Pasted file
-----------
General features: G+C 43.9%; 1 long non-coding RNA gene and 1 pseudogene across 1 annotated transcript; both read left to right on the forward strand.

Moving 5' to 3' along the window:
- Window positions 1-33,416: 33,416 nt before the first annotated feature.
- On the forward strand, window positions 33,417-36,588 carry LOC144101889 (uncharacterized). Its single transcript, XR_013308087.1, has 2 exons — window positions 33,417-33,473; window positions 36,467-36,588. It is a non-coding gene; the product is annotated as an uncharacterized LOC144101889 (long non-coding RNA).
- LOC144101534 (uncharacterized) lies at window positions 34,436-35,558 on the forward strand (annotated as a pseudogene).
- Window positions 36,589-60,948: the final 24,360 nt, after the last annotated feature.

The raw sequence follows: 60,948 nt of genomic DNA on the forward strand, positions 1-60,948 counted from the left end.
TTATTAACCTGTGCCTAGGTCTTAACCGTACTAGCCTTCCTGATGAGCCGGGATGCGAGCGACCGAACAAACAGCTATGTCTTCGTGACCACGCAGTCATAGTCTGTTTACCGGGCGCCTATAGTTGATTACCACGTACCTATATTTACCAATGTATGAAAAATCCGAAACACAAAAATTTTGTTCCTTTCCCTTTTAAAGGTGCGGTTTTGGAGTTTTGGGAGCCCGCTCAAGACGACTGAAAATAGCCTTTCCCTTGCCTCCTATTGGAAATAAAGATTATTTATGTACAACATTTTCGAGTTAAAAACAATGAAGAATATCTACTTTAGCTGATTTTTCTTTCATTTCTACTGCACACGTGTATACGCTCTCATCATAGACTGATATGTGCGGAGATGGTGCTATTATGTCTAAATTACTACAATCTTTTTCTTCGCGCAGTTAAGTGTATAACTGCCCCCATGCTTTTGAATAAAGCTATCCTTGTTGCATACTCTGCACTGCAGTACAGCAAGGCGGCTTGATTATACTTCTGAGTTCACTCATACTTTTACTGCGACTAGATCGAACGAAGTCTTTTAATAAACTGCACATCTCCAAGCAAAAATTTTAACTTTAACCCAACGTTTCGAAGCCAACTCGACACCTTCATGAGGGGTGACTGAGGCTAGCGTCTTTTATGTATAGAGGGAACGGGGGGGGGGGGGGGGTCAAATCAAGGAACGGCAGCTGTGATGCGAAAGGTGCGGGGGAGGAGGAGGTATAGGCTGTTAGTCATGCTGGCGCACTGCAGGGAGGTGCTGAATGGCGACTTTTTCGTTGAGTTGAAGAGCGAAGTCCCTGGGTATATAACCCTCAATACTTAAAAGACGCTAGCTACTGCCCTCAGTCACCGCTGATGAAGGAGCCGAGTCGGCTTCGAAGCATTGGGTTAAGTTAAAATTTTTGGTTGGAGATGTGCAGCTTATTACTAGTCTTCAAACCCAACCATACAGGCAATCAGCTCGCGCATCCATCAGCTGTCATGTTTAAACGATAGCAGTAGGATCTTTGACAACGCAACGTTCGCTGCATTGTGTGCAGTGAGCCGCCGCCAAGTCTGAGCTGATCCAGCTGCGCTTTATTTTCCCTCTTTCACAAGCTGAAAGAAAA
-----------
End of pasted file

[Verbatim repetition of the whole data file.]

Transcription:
General features: G+C 43.9%; 1 long non-coding RNA gene and 1 pseudogene across 1 annotated transcript; both read left to right on the forward strand.

Moving 5' to 3' along the window:
- Window positions 1-33,416: 33,416 nt before the first annotated feature.
- On the forward strand, window positions 33,417-36,588 carry LOC144101889 (uncharacterized). Its single transcript, XR_013308087.1, has 2 exons — window positions 33,417-33,473; window positions 36,467-36,588. It is a non-coding gene; the product is annotated as an uncharacterized LOC144101889 (long non-coding RNA).
- LOC144101534 (uncharacterized) lies at window positions 34,436-35,558 on the forward strand (annotated as a pseudogene).
- Window positions 36,589-60,948: the final 24,360 nt, after the last annotated feature.

The raw sequence follows: 60,948 nt of genomic DNA on the forward strand, positions 1-60,948 counted from the left end.
TTATTAACCTGTGCCTAGGTCTTAACCGTACTAGCCTTCCTGATGAGCCGGGATGCGAGCGACCGAACAAACAGCTATGTCTTCGTGACCACGCAGTCATAGTCTGTTTACCGGGCGCCTATAGTTGATTACCACGTACCTATATTTACCAATGTATGAAAAATCCGAAACACAAAAATTTTGTTCCTTTCCCTTTTAAAGGTGCGGTTTTGGAGTTTTGGGAGCCCGCTCAAGACGACTGAAAATAGCCTTTCCCTTGCCTCCTATTGGAAATAAAGATTATTTATGTACAACATTTTCGAGTTAAAAACAATGAAGAATATCTACTTTAGCTGATTTTTCTTTCATTTCTACTGCACACGTGTATACGCTCTCATCATAGACTGATATGTGCGGAGATGGTGCTATTATGTCTAAATTACTACAATCTTTTTCTTCGCGCAGTTAAGTGTATAACTGCCCCCATGCTTTTGAATAAAGCTATCCTTGTTGCATACTCTGCACTGCAGTACAGCAAGGCGGCTTGATTATACTTCTGAGTTCACTCATACTTTTACTGCGACTAGATCGAACGAAGTCTTTTAATAAACTGCACATCTCCAAGCAAAAATTTTAACTTTAACCCAACGTTTCGAAGCCAACTCGACACCTTCATGAGGGGTGACTGAGGCTAGCGTCTTTTATGTATAGAGGGAACGGGGGGGGGGGGGGGGTCAAATCAAGGAACGGCAGCTGTGATGCGAAAGGTGCGGGGGAGGAGGAGGTATAGGCTGTTAGTCATGCTGGCGCACTGCAGGGAGGTGCTGAATGGCGACTTTTTCGTTGAGTTGAAGAGCGAAGTCCCTGGGTATATAACCCTCAATACTTAAAAGACGCTAGCTACTGCCCTCAGTCACCGCTGATGAAGGAGCCGAGTCGGCTTCGAAGCATTGGGTTAAGTTAAAATTTTTGGTTGGAGATGTGCAGCTTATTACTAGTCTTCAAACCCAACCATACAGGCAATCAGCTCGCGCATCCATCAGCTGTCATGTTTAAACGATAGCAGTAGGATCTTTGACAACGCAACGTTCGCTGCATTGTGTGCAGTGAGCCGCCGCCAAGTCTGAGCTGATCCAGCTGCGCTTTATTTTCCCTCTTTCACAAGCTGAAAGAAAA